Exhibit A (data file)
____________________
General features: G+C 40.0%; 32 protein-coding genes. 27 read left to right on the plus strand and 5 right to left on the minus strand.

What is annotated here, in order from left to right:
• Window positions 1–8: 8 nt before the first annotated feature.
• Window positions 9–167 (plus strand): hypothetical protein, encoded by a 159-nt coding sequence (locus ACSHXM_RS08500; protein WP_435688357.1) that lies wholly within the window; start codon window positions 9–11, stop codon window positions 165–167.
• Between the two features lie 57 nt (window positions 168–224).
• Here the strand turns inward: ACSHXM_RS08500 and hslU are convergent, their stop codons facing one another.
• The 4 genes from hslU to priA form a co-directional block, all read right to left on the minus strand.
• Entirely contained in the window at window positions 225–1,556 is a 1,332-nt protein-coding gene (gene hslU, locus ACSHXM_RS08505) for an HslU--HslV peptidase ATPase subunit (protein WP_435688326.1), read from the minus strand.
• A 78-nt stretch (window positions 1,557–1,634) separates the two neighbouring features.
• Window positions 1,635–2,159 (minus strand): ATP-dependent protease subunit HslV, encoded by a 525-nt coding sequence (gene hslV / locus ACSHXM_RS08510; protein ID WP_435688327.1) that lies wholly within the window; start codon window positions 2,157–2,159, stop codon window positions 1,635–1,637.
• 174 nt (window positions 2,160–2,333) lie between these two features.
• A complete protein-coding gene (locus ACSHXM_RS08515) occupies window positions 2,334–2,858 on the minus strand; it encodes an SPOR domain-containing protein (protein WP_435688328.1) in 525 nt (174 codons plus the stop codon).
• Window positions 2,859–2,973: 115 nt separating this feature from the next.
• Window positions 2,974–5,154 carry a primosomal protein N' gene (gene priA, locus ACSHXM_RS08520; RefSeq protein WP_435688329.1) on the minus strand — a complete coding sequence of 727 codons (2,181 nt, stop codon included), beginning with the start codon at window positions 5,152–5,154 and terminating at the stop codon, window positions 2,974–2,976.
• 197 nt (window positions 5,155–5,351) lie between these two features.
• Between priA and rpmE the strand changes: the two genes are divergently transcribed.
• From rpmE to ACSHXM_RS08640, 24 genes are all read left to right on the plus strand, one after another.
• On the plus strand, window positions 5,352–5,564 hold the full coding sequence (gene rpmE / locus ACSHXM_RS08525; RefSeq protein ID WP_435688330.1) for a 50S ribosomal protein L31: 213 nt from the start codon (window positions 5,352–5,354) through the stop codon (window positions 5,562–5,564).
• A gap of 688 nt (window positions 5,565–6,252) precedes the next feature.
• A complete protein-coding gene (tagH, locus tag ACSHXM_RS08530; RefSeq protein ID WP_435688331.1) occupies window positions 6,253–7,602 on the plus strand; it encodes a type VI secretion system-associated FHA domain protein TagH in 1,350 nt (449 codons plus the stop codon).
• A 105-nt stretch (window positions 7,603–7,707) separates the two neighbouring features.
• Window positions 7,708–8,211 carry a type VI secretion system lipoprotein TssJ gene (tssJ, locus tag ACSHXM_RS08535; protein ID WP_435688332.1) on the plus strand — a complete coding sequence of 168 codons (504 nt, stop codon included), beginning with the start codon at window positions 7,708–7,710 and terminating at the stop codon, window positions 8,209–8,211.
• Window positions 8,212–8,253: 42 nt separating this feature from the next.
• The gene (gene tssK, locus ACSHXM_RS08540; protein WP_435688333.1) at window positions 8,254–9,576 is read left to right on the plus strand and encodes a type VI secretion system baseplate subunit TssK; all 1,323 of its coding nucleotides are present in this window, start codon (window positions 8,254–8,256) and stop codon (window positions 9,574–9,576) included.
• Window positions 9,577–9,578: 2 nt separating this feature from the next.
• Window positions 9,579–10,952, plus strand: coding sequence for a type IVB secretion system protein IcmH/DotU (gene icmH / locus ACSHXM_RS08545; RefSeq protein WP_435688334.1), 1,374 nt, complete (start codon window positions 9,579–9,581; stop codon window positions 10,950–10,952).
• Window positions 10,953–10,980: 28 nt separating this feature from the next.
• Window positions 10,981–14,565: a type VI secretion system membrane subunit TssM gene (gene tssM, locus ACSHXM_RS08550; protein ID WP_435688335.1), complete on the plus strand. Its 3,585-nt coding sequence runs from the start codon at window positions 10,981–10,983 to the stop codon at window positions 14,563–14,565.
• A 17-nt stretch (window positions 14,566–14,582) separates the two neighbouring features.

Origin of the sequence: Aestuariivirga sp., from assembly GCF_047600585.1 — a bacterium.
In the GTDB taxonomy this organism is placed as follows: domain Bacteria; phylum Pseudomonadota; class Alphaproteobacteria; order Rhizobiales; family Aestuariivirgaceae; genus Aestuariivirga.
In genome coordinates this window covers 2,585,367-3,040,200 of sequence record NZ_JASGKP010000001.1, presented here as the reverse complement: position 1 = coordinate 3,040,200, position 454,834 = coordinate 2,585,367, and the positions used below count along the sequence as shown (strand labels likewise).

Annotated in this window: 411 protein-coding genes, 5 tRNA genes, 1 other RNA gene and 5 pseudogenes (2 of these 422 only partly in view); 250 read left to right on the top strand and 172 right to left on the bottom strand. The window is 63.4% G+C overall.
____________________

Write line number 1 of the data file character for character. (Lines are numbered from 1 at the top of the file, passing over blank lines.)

General features: G+C 40.0%; 32 protein-coding genes. 27 read left to right on the plus strand and 5 right to left on the minus strand.